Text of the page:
Hay stocks are as high as they've been for the past 10 years. Still, it's probably not a good enough reason to waste hay. Hay in storage is like money in the bank — someday it will come in handy.

Feeding hay to pastured cattle during winter provides a situation with a lot of opportunity to waste stored hay supplies. Waste can never be eliminated, but it can be managed and minimized.

"Loss, associated with feeding hay to livestock, may be much more than just storage loss if precautions are not taken to reduce waste during the feeding operation," says Mark Landefeld, extension educator in Monroe County, Ohio. Beef cattle producers in his area are feeding more stored hay this winter because of dry fall conditions that limited stockpiled pasture growth.

In a recent Ohio Beef Cattle Letter, Landefeld explains that trampling, leaf shatter, quality deterioration, fecal contamination and animal refusal are all factors that contribute to waste. The amount of waste, which can range from 2 to more than 60 percent, mostly hinges on how the hay is offered to livestock. "To get feeding losses down to a normal range of 3 to 6 percent, it takes good management," notes Landefeld.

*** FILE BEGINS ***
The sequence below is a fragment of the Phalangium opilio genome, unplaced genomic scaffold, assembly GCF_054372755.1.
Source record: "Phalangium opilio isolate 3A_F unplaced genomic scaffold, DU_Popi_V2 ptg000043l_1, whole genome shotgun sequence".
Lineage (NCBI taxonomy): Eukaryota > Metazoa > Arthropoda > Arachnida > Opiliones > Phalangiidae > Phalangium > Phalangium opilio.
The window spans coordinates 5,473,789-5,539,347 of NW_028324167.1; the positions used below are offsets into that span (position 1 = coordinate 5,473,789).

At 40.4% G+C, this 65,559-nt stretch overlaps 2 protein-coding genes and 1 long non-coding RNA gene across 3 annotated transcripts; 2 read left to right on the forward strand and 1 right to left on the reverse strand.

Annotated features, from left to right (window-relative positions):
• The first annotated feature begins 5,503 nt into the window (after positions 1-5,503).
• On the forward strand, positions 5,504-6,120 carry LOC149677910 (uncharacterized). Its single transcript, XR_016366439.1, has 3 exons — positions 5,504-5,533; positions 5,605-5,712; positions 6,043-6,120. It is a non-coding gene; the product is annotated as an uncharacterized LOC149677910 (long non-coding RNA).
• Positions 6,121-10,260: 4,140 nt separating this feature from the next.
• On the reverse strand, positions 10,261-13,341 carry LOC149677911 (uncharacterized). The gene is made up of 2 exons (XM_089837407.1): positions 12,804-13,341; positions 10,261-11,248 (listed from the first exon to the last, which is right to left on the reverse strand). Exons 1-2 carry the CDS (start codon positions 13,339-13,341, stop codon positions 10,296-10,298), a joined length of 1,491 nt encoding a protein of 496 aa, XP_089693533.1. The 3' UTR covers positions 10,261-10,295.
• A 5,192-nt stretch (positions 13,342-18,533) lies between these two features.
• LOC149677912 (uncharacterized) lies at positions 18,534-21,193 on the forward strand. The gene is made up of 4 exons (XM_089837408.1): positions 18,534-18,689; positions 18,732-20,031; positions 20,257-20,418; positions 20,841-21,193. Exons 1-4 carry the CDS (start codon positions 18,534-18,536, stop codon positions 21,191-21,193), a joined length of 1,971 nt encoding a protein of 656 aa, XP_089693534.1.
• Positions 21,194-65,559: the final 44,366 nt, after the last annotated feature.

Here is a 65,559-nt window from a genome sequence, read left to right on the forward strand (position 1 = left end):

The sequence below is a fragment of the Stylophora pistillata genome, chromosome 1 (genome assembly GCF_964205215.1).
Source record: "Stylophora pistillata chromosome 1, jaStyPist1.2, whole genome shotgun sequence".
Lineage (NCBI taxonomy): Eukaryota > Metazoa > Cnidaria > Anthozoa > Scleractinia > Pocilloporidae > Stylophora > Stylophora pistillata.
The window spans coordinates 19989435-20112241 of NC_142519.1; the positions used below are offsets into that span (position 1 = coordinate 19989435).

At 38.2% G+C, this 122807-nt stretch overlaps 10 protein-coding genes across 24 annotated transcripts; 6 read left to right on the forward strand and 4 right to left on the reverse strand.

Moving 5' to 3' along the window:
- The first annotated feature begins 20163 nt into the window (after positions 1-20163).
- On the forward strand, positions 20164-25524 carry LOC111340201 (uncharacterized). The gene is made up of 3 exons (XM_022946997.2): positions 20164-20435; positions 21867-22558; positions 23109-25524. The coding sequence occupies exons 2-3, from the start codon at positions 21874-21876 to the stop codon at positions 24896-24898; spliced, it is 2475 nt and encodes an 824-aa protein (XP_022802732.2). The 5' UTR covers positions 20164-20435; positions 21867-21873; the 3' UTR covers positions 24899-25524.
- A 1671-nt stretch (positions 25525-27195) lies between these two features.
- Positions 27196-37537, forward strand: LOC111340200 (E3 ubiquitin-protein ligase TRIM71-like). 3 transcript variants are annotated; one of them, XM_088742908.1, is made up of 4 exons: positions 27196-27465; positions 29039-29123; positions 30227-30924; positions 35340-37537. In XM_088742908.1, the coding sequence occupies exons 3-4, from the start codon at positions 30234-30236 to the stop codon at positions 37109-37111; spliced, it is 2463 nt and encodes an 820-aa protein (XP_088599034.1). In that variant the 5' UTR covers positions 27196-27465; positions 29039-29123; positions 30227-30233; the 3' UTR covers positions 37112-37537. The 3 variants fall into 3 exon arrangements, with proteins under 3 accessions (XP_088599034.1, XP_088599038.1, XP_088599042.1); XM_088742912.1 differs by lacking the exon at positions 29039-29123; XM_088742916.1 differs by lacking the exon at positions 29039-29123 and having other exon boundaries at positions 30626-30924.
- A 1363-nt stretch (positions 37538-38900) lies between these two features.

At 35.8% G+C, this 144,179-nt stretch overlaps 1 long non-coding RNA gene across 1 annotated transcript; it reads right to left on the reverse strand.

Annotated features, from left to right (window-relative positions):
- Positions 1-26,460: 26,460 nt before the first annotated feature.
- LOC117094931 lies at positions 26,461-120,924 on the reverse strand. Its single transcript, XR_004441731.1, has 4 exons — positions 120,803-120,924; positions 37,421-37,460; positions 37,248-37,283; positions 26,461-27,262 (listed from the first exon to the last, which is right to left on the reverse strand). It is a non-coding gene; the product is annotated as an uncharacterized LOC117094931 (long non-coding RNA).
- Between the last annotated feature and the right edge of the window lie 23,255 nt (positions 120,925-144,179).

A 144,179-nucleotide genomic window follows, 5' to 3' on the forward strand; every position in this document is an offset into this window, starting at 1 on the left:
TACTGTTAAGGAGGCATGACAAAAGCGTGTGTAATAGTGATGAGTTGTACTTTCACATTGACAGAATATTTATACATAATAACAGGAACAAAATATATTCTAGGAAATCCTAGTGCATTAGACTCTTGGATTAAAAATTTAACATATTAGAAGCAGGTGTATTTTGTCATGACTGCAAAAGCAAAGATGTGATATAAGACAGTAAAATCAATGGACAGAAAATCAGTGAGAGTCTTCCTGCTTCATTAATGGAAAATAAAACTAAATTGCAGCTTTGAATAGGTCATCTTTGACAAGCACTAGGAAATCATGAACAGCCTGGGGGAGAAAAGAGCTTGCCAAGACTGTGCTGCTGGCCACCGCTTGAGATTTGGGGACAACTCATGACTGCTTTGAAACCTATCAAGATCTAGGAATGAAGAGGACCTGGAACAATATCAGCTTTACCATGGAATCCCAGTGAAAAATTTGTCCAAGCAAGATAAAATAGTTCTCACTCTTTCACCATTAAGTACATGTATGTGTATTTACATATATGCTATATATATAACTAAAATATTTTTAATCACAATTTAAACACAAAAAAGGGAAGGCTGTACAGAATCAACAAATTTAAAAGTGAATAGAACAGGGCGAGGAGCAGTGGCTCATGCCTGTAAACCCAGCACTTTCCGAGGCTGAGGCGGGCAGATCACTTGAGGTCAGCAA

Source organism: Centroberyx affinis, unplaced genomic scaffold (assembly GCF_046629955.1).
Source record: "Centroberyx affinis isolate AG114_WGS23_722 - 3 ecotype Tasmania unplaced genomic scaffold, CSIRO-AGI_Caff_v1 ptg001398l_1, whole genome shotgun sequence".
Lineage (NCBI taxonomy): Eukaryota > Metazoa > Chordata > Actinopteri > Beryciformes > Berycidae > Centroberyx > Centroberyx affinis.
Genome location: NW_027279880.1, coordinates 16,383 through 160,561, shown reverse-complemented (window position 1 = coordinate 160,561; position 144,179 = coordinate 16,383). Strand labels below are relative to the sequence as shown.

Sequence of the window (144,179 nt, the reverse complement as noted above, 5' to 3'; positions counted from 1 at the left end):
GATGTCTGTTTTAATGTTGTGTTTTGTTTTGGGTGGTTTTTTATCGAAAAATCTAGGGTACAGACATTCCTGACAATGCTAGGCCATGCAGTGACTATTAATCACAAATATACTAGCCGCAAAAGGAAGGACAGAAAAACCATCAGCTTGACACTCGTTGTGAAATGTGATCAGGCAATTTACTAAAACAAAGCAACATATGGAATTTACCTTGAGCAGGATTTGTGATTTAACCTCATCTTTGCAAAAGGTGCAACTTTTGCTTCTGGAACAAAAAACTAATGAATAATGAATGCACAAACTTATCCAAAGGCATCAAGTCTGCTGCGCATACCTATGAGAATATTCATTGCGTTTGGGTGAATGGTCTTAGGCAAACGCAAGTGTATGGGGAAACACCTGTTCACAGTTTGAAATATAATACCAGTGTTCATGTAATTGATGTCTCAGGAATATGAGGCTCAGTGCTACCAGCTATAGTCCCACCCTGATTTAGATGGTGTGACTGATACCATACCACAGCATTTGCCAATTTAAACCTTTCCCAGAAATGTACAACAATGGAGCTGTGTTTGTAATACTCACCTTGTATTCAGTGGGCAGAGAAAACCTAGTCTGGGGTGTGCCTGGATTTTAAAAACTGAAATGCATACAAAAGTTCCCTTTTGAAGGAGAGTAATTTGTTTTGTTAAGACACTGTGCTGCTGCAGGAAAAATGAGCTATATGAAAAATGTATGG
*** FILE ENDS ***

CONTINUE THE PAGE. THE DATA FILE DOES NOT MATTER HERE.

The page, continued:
Feeding systems that keep hay from contacting the ground generally have the lowest waste. There are a variety of feeding wagons, bunks and bale rings on the market. When picking a location, choose a dry, well-drained or frozen area; then limit hay fed to a one-day supply with adequate space for all animals to eat at the same time.

One strategy for winter feeding is simply unrolling round bales on the ground in different pasture areas. In addition to providing feed, this method helps spread around manure and seed to areas with poor vegetative growth. When using this approach, Landefeld suggests only unrolling a one day's supply or to use an electric wire over the middle of the unrolled swath to prevent hay trampling and bedding. Though the uneaten hay is left to provide organic matter, this strategy also can result in a rather large amount of feed wastage.

Finally, when making your winter feeding plan, allocate stored hay reserves based on forage quality and livestock nutritional needs. "The highest quality hay should be fed to young, growing livestock or lactating animals. Lower quality hay can be fed to livestock with reduced nutritional needs such as bulls and nonlactating cows," says Landefeld. He also suggests lower quality hay can be fed in combination with stockpiled grasses, which often maintain a reasonable level of crude protein and total digestible nutrients.